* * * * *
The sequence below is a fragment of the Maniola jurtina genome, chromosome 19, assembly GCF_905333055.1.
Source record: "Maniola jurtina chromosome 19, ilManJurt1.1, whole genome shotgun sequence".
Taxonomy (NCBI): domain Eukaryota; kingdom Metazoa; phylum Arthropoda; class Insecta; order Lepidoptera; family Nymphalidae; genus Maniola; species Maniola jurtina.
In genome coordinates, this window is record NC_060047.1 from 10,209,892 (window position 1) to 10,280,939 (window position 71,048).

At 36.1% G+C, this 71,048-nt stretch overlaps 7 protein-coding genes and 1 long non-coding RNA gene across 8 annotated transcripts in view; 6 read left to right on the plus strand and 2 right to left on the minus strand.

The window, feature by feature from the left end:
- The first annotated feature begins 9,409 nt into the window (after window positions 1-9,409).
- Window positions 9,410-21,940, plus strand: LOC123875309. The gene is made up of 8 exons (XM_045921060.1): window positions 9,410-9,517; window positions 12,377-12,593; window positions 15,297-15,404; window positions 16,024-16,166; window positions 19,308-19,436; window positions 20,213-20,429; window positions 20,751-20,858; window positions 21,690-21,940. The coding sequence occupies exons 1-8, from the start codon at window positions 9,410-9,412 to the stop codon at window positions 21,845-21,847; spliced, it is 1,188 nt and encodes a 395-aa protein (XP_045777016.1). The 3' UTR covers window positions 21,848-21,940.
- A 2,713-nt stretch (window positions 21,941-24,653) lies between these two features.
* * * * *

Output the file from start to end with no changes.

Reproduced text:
The sequence below is a fragment of the Maniola jurtina genome, chromosome 19, assembly GCF_905333055.1.
Source record: "Maniola jurtina chromosome 19, ilManJurt1.1, whole genome shotgun sequence".
Taxonomy (NCBI): domain Eukaryota; kingdom Metazoa; phylum Arthropoda; class Insecta; order Lepidoptera; family Nymphalidae; genus Maniola; species Maniola jurtina.
In genome coordinates, this window is record NC_060047.1 from 10,209,892 (window position 1) to 10,280,939 (window position 71,048).

At 36.1% G+C, this 71,048-nt stretch overlaps 7 protein-coding genes and 1 long non-coding RNA gene across 8 annotated transcripts in view; 6 read left to right on the plus strand and 2 right to left on the minus strand.

The window, feature by feature from the left end:
- The first annotated feature begins 9,409 nt into the window (after window positions 1-9,409).
- Window positions 9,410-21,940, plus strand: LOC123875309. The gene is made up of 8 exons (XM_045921060.1): window positions 9,410-9,517; window positions 12,377-12,593; window positions 15,297-15,404; window positions 16,024-16,166; window positions 19,308-19,436; window positions 20,213-20,429; window positions 20,751-20,858; window positions 21,690-21,940. The coding sequence occupies exons 1-8, from the start codon at window positions 9,410-9,412 to the stop codon at window positions 21,845-21,847; spliced, it is 1,188 nt and encodes a 395-aa protein (XP_045777016.1). The 3' UTR covers window positions 21,848-21,940.
- A 2,713-nt stretch (window positions 21,941-24,653) lies between these two features.